When old is gold in the workplace


All in a day’s work: A senior citizen repairing motorcycles at a workshop near Jalan Sultan Ismail, Kuala Lumpur. — MUHAMAD SHAHRIL ROSLI/ The Star

Retirees back in business with more companies tapping into this talent pool

PETALING JAYA: More seniors are joining the workforce as Malaysian employers are open to hiring seniors and retirees.

According to employers, senior citizens presented a significant untapped talent pool.

Malaysian Employers Federation (MEF) president Datuk Dr Syed Hussain Syed Husman said the organisation fully supports the hiring of senior citizens as long as they are healthy and able to contribute to business growth.

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“Employers have a fair share of shortage in experienced workers and this is where the seniors will be able to contribute by sharing experience and knowledge with the younger generation.

“It must also be noted that Malaysia is an ageing society with many living beyond their 70s, and we need to ensure they are taken care of and rewarded for work done,” he said when contacted.

Citing an MEF survey in October last year, Syed Hussain said 65.7% of respondent companies were aware of potential retirees in their location.

“This implies that a significant portion of the employers surveyed were cognisant of the availability of retirees as a potential labour pool.

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The awareness of retirees in the workforce suggests that these employers may be open to considering retirees as candidates for employment,” he said.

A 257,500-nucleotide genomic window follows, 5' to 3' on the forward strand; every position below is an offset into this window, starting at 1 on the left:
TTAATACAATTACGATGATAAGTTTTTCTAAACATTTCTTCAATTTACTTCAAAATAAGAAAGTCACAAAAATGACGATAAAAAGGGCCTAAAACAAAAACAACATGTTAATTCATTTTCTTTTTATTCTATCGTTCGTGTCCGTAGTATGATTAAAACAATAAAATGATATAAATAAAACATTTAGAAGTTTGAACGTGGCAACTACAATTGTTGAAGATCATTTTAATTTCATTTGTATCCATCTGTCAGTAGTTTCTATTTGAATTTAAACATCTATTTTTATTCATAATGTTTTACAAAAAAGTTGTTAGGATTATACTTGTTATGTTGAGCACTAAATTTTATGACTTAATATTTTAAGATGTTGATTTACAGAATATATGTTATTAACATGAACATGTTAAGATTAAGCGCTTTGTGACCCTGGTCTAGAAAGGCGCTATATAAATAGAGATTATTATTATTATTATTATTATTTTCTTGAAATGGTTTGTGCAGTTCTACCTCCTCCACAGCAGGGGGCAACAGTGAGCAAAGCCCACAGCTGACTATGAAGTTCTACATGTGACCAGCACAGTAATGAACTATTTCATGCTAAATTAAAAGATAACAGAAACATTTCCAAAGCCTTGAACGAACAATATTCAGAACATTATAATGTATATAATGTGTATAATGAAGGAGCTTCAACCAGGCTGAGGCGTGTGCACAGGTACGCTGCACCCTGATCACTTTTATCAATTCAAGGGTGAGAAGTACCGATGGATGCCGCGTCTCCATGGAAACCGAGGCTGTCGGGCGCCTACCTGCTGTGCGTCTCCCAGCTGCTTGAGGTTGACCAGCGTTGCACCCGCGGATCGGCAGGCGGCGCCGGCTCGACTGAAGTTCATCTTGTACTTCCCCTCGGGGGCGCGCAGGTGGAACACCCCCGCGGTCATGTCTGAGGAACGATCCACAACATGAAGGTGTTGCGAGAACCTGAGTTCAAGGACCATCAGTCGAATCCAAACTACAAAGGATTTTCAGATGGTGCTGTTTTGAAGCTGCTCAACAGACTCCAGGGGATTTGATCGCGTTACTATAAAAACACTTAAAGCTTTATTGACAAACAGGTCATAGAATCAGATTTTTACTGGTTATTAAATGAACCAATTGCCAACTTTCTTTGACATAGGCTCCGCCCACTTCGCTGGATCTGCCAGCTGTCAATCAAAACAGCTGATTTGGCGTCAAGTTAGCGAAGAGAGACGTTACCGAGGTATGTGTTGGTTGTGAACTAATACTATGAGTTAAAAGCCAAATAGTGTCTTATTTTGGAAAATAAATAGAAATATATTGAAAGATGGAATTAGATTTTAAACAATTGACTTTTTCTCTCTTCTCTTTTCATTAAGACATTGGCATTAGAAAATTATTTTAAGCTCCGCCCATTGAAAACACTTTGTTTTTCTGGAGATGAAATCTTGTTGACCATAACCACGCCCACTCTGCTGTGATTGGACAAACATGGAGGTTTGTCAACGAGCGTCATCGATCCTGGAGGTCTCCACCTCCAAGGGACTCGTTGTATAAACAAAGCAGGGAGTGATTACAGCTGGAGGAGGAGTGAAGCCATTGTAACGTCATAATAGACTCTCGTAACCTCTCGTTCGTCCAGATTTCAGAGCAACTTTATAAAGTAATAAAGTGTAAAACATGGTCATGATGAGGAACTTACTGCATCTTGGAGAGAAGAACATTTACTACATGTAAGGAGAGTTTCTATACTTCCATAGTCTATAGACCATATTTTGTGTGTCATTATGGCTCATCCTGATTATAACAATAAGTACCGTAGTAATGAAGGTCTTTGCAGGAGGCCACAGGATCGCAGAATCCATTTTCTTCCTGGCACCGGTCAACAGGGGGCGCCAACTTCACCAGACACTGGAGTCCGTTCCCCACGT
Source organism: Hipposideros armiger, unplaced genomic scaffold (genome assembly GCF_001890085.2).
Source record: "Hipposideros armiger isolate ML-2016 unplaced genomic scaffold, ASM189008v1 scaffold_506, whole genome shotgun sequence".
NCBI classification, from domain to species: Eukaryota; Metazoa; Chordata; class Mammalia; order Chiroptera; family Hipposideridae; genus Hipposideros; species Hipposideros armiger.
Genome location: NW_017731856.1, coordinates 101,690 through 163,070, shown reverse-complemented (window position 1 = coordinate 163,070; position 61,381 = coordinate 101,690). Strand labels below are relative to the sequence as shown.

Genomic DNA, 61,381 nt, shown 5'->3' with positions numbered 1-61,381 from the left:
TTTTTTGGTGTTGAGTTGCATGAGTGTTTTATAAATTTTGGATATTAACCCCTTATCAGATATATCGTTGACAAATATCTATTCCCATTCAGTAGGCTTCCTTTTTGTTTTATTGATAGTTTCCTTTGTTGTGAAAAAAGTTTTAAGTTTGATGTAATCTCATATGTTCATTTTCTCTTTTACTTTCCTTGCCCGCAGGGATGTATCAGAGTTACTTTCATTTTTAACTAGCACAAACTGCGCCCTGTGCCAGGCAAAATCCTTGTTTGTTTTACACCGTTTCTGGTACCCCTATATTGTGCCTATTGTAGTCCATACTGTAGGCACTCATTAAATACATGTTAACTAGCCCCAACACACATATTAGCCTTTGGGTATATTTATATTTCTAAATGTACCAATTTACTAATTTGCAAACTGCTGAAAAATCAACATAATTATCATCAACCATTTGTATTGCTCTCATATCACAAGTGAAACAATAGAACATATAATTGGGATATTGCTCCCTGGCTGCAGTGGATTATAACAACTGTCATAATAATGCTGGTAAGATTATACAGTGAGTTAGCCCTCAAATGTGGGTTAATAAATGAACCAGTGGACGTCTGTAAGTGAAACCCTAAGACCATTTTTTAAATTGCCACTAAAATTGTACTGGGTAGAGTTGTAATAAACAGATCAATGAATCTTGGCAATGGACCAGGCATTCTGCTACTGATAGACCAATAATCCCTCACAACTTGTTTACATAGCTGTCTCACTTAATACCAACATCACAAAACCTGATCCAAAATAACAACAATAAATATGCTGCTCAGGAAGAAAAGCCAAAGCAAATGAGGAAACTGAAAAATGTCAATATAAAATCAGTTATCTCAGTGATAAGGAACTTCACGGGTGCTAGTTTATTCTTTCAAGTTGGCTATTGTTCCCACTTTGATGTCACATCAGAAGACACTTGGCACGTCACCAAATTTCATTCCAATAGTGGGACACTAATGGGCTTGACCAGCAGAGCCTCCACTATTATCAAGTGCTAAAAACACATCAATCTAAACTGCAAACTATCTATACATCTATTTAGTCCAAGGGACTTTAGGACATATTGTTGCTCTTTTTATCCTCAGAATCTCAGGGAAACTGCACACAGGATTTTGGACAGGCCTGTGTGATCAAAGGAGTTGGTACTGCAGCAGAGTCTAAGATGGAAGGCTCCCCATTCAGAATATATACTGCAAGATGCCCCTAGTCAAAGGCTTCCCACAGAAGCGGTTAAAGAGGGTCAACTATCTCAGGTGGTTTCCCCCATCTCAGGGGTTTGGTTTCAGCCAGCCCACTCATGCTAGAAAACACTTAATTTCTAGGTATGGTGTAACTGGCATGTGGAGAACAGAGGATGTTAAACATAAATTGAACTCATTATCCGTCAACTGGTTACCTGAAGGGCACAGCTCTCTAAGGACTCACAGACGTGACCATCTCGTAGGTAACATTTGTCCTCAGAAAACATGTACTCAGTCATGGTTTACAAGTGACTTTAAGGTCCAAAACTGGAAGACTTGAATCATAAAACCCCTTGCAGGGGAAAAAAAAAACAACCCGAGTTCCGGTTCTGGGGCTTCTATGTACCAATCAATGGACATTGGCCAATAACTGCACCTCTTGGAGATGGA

Based on survey findings, Syed Hussain said it is evident that a significant portion of companies, specifically 79%, are open to hiring retirees.

“The types of employment offered to retirees varies, with fixed-term contracts (59%), followed by permanent employment (11%) and part-time basis (9%).

“For companies that hired retirees on a part-time basis, 31% opted to pay them on an hourly basis, while 69% of companies chose to pay them on a daily basis,” he said.

Based on the survey, Syed Hussain said among the challenges employers faced in hiring retirees were health and physical limitations, higher medical costs and general differences in terms of working styles and expectations, among others.

“Survey findings also suggested that employers recognise the importance of adopting measures to overcome challenges associated with hiring retirees,” he said.

Syed Hussain added that job roles for seniors should align with their existing skills, enabling them to make the most of their experience and expertise without extensive retraining.

“Seniors often value flexibility in terms of work schedule, workload and location, allowing them to balance work with other commitments or interests.

“However, it is important to note that some roles may require tech skills, which could pose limitations for seniors who may not be as proficient in technology,” he said.

Jobstreet by Seek Malaysia managing director Vic Sithasanan said there were noticeably more senior users aged 60-99 on their platform in the first quarter of 2024 compared with 2022.

“This indicates that more seniors have been looking for job opportunities in the last two years,” he told The Star.

Vic said Malaysian employers should give a fair chance to anyone fit to work, regardless of age.

“Seniors and retirees often bring a wealth of experience and holistic perspective to the workplace, serving as reliable mentors to younger employees, facilitating skill transfer and helping in preventing knowledge gaps for niche or highly-skilled industries.

“With the projected rise in senior population, tapping into experienced talent pools can enhance a company’s productivity level and help younger talent progress in their careers,” he said.

Vic also hoped for more government support and initiatives aimed at fostering equal opportunities for work, especially in light of the rising cost of living.

“Aside from offering income tax reductions to employers hiring older workers, the government can emulate neighbouring countries by offering initiatives that provide a percentage of funding to train and upskill mature employees.

“Such programmes not only promote lifelong learning but also encourage employees to stay updated with current workforce trends and skills,” Vic said.

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